C-levels pay more for data-savvy staff, but marketers aren’t prioritized for training

Digital transformation is becoming increasingly important for businesses and data analytics is on the list of skills needed to ensure success. According to Hays Asia’s 2022 Salary Guide, companies in Singapore, Hong Kong and Malaysia, for example, are all looking for people with experience in data analytics and automation. Therefore, it is even more important for employees to improve their skills and have confidence in their data literacy skills.

A recent Qlik study titled “Data Literacy: The Upskilling Evolution” found that C-level executives currently prioritize data literacy training for those working in specific data-related roles, such as analysts. or data scientists (58%), followed by product development. and research and development teams (34%), and directors (32%). Interestingly, at the bottom of the investment priority scale are HR and people teams (12%), customer service teams (13%), finance teams (11%), marketing (10%) and sales teams (9%).

This despite the fact that around two-thirds of employees working in these functions say that data literacy is already necessary to fulfill their current role. That said, 85% of senior executives believe that data literacy will be as vital in the future as the ability to use a computer is today. The majority of C-level executives (89%) expect their team members to be able to explain how data informed their decisions. However, they overestimate the level of data literacy in their workforce, believing that 55% of employees are confident in their data literacy skills.

In fact, only 11% of employees are fully confident in their ability to read, analyze, work and communicate with data, and 31% are somewhat confident and working to develop this skill set.

Meanwhile, 62% of employees agree that data literacy is necessary to fulfill their current role. There is also a wide disparity between the beliefs of employees and business leaders about the responsibility of preparing the skilled workforce for the future workplace. Among employees, 59% want their employer to provide training to improve their data literacy.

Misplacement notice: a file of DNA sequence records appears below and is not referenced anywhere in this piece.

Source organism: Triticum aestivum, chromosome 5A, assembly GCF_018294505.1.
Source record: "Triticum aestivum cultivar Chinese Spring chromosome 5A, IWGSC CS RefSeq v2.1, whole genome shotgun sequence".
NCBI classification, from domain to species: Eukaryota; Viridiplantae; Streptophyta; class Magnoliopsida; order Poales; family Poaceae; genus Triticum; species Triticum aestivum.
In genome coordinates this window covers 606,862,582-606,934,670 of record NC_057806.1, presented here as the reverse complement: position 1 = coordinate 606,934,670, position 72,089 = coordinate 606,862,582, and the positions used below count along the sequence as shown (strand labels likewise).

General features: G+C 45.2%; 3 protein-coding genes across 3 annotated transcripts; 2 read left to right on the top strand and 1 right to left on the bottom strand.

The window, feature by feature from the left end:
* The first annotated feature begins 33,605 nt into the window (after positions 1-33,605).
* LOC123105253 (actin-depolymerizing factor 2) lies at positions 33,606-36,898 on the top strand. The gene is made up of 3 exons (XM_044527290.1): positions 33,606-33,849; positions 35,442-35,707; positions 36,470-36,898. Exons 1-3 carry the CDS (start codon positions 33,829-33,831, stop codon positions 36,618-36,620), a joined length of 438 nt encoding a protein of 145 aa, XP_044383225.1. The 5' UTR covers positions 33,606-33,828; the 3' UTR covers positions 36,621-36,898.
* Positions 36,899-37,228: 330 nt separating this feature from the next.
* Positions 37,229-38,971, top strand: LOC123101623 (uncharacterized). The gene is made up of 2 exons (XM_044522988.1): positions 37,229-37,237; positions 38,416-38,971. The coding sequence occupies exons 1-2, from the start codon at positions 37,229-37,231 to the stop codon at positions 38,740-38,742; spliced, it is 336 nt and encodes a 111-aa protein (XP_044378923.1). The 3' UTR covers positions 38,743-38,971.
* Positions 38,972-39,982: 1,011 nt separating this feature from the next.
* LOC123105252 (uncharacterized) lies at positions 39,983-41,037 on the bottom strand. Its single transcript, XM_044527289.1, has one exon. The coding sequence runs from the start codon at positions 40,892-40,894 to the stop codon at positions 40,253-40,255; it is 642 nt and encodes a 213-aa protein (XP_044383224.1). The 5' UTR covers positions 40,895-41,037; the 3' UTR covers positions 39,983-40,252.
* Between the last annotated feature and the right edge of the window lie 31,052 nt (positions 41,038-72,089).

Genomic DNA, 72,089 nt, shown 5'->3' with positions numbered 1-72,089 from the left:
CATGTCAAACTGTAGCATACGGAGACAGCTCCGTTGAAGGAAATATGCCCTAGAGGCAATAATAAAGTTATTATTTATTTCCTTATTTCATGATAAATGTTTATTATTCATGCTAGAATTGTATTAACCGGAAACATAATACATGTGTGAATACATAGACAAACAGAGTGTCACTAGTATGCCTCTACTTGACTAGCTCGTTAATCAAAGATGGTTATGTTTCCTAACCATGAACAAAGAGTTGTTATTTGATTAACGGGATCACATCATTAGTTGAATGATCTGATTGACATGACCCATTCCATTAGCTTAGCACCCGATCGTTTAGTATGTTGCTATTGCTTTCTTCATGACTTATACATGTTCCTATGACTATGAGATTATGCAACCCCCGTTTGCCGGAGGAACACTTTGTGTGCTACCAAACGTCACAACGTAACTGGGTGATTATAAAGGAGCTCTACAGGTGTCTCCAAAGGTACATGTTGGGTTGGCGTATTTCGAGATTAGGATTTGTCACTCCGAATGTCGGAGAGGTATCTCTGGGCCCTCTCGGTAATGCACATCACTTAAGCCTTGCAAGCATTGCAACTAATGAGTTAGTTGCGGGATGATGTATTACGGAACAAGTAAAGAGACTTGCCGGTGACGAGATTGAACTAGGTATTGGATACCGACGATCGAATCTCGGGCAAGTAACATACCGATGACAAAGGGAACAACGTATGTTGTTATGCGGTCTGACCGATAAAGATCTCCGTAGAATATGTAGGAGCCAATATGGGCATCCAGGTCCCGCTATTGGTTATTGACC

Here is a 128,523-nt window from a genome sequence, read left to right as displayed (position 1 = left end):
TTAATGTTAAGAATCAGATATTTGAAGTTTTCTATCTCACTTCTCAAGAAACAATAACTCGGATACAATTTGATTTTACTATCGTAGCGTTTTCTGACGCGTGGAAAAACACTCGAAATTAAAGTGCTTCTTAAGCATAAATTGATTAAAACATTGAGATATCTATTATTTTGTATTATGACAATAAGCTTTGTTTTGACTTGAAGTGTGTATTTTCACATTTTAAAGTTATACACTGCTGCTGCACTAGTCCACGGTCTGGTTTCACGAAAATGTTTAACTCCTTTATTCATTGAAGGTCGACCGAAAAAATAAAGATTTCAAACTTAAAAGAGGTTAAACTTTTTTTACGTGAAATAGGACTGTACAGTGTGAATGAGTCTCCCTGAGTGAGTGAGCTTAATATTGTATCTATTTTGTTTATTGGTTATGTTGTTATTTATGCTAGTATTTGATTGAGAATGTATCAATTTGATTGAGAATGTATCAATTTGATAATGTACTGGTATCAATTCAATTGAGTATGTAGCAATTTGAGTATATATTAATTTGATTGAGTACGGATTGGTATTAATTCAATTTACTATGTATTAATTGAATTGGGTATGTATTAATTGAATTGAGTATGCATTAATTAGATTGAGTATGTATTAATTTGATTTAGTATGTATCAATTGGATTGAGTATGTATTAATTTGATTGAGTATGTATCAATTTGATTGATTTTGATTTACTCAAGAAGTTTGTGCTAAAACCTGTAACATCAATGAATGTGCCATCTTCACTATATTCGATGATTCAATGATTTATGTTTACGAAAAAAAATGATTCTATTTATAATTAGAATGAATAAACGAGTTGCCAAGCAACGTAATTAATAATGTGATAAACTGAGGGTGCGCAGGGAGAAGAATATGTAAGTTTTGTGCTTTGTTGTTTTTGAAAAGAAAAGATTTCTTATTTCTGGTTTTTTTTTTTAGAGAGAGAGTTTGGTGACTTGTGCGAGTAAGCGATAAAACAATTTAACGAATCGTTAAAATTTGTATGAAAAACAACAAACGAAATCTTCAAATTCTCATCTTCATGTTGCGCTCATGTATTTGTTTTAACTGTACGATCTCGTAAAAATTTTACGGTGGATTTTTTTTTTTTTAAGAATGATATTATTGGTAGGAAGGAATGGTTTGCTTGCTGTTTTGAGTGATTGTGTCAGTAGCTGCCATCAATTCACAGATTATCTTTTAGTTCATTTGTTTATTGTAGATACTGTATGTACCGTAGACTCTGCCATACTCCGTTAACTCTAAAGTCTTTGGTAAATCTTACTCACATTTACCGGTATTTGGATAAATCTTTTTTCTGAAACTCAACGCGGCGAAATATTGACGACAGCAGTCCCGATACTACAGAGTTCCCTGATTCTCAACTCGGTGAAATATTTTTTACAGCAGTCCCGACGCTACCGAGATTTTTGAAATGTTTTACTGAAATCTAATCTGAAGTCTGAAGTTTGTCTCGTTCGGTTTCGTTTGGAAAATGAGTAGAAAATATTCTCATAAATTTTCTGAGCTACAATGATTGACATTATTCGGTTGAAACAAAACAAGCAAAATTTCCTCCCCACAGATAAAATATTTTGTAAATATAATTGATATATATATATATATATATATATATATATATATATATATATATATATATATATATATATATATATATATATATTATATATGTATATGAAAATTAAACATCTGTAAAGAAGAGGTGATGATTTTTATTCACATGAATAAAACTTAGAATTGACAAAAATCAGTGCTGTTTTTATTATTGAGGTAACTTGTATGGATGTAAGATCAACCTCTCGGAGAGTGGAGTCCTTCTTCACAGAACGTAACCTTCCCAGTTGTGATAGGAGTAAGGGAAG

On the contrary, most C-suites believe that it is up to the individual to perfect themselves. Elif Tutuk, vice president of innovation and design at Qlik, said there’s always a lot of talk about employees needing to understand how AI will change the way they perform their roles, but more importantly, companies need to help them develop the skills that allow them to add value to the output of these smart algorithms.

“Data literacy will be key to extending workplace collaboration beyond human-to-human engagements, to employees augmenting machine intelligence with creativity and critical thinking,” Tutuk said.

Andrew Yeoh, Chief Marketing Officer of TIME dotCom, is a marketer who is taking the lead in this area by investing in external training and development of his team with key platforms such as Google, Meta, TikTok and SEO. It also invests in adtech and martech solutions, data visualization, CRM and CDP. “One of the key tenets of our team charter and philosophy is, ‘In God we trust. For everything else, bring data.”

Overall, while TIME dotCom employees are well on their way to mastering data, Yeoh said, adding there’s still a long way to go. “I believe that data is the great equalizer, it allows every individual and team member to have a seat at the table and bring value. Data helps level the playing field. Rather than to default to whoever has the loudest voice or the biggest salary who always wins arguments and makes decisions,” he explained.

Meanwhile, there are also companies that have undoubtedly taken off with their data literacy efforts. Stephanie Caunter, head of client strategy and marketing at AIA Malaysia, said the team was “above average in terms of data literacy”. As an insurance company, there is no doubt that the team lives and breathes data, from daily and weekly financial reports and automated dashboards to frequent reviews. That said, there is certainly still room for improvement.

Caunter encourages her team to improve their business acumen and understand the drivers of the business, which they can only do by talking to their colleagues and paying attention to business updates. “I also try to be a role model by getting my hands dirty manipulating data or gathering ideas,” she added.

Interestingly, C-level executives also indicated that they would offer a raise to candidates who could demonstrate data literacy.

In the United States, for example, the average salary increase for demonstrable data savvy could put up to $11,000 extra in employees’ pockets each year, based on the average annual salary of $56,310 as reported. ‘recorded by the Bureau of Labor Statistics. In Australia, the salary would be around $17.6,000. Qlik does not have salary statistics for Southeast Asia.